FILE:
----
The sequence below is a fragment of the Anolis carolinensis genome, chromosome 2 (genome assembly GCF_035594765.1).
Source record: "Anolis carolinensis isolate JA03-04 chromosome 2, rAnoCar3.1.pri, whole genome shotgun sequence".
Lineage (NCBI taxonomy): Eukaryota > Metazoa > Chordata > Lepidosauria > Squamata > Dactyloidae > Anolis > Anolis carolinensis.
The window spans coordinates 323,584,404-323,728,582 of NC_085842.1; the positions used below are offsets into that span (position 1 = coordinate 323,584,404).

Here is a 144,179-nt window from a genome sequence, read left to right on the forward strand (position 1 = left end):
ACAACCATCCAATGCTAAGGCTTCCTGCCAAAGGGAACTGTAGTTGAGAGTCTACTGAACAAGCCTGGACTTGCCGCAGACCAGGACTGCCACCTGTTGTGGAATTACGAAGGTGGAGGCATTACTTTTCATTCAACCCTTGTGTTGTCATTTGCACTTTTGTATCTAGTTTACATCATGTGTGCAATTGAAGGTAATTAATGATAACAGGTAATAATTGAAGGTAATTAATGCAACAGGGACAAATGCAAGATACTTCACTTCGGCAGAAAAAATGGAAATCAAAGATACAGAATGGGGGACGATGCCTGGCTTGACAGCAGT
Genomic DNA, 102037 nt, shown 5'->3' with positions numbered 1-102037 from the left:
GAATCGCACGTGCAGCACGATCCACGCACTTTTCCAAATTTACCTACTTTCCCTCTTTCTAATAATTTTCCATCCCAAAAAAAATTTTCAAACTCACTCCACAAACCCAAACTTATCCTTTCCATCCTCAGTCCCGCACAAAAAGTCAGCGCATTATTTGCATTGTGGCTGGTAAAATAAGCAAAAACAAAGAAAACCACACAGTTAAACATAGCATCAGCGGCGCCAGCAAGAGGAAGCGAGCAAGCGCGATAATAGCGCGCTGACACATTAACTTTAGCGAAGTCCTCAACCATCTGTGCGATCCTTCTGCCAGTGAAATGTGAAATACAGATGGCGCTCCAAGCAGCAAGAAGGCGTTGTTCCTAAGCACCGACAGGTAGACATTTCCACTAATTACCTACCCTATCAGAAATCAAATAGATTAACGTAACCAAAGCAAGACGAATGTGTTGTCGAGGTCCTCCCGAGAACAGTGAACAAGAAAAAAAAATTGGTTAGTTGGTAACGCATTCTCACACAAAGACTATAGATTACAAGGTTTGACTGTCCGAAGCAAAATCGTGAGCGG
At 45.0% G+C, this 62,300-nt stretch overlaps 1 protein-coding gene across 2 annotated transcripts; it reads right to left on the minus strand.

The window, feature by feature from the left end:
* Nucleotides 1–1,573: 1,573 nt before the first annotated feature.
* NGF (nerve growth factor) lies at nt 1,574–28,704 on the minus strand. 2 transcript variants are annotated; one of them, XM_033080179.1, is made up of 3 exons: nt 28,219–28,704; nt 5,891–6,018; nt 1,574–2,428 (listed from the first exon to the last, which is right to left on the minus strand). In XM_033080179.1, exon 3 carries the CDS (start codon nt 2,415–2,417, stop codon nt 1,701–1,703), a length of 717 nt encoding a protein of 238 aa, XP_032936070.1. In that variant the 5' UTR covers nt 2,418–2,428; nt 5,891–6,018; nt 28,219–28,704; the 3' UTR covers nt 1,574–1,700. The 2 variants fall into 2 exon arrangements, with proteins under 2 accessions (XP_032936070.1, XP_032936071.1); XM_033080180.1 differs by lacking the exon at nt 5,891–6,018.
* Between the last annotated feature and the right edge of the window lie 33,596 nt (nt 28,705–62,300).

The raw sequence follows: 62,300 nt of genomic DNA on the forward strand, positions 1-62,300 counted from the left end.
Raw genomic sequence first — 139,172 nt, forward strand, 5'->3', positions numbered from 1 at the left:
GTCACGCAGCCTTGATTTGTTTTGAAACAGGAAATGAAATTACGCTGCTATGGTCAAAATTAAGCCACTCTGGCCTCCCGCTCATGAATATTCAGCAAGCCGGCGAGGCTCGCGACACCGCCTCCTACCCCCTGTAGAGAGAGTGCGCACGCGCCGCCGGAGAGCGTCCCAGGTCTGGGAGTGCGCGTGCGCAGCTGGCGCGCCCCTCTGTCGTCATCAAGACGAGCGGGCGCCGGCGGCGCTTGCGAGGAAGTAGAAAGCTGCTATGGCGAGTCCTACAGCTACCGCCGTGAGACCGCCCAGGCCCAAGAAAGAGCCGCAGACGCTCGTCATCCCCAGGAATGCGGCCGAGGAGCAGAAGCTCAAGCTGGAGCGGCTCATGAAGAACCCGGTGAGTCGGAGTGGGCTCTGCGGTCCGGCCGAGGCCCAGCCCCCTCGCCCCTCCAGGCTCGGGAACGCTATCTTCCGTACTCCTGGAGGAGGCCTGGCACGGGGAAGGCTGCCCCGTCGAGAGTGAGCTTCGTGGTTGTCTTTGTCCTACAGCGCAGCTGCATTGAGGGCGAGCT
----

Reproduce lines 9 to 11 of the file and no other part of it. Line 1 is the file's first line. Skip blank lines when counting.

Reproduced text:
At 45.0% G+C, this 62,300-nt stretch overlaps 1 protein-coding gene across 2 annotated transcripts; it reads right to left on the minus strand.

The window, feature by feature from the left end:
* Nucleotides 1–1,573: 1,573 nt before the first annotated feature.